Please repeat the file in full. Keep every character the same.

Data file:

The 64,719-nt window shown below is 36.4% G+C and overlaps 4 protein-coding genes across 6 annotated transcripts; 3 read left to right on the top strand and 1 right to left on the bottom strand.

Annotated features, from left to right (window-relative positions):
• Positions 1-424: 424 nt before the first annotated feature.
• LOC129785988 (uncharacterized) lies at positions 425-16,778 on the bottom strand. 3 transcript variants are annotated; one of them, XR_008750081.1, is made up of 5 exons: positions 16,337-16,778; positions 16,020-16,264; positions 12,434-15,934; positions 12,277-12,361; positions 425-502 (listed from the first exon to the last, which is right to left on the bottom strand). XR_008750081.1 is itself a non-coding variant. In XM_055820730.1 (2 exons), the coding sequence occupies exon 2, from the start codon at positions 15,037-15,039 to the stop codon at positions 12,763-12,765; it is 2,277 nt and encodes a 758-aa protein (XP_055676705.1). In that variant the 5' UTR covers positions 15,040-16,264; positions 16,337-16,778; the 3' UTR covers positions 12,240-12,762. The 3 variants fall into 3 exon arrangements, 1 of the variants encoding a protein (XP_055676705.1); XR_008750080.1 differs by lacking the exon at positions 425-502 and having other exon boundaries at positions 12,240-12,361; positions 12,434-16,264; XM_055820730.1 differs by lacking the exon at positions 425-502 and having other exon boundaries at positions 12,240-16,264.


The 64,719-nt window shown below is 36.4% G+C and overlaps 4 protein-coding genes across 6 annotated transcripts; 3 read left to right on the top strand and 1 right to left on the bottom strand.

Annotated features, from left to right (window-relative positions):
• Positions 1-424: 424 nt before the first annotated feature.
• LOC129785988 (uncharacterized) lies at positions 425-16,778 on the bottom strand. 3 transcript variants are annotated; one of them, XR_008750081.1, is made up of 5 exons: positions 16,337-16,778; positions 16,020-16,264; positions 12,434-15,934; positions 12,277-12,361; positions 425-502 (listed from the first exon to the last, which is right to left on the bottom strand). XR_008750081.1 is itself a non-coding variant. In XM_055820730.1 (2 exons), the coding sequence occupies exon 2, from the start codon at positions 15,037-15,039 to the stop codon at positions 12,763-12,765; it is 2,277 nt and encodes a 758-aa protein (XP_055676705.1). In that variant the 5' UTR covers positions 15,040-16,264; positions 16,337-16,778; the 3' UTR covers positions 12,240-12,762. The 3 variants fall into 3 exon arrangements, 1 of the variants encoding a protein (XP_055676705.1); XR_008750080.1 differs by lacking the exon at positions 425-502 and having other exon boundaries at positions 12,240-12,361; positions 12,434-16,264; XM_055820730.1 differs by lacking the exon at positions 425-502 and having other exon boundaries at positions 12,240-16,264.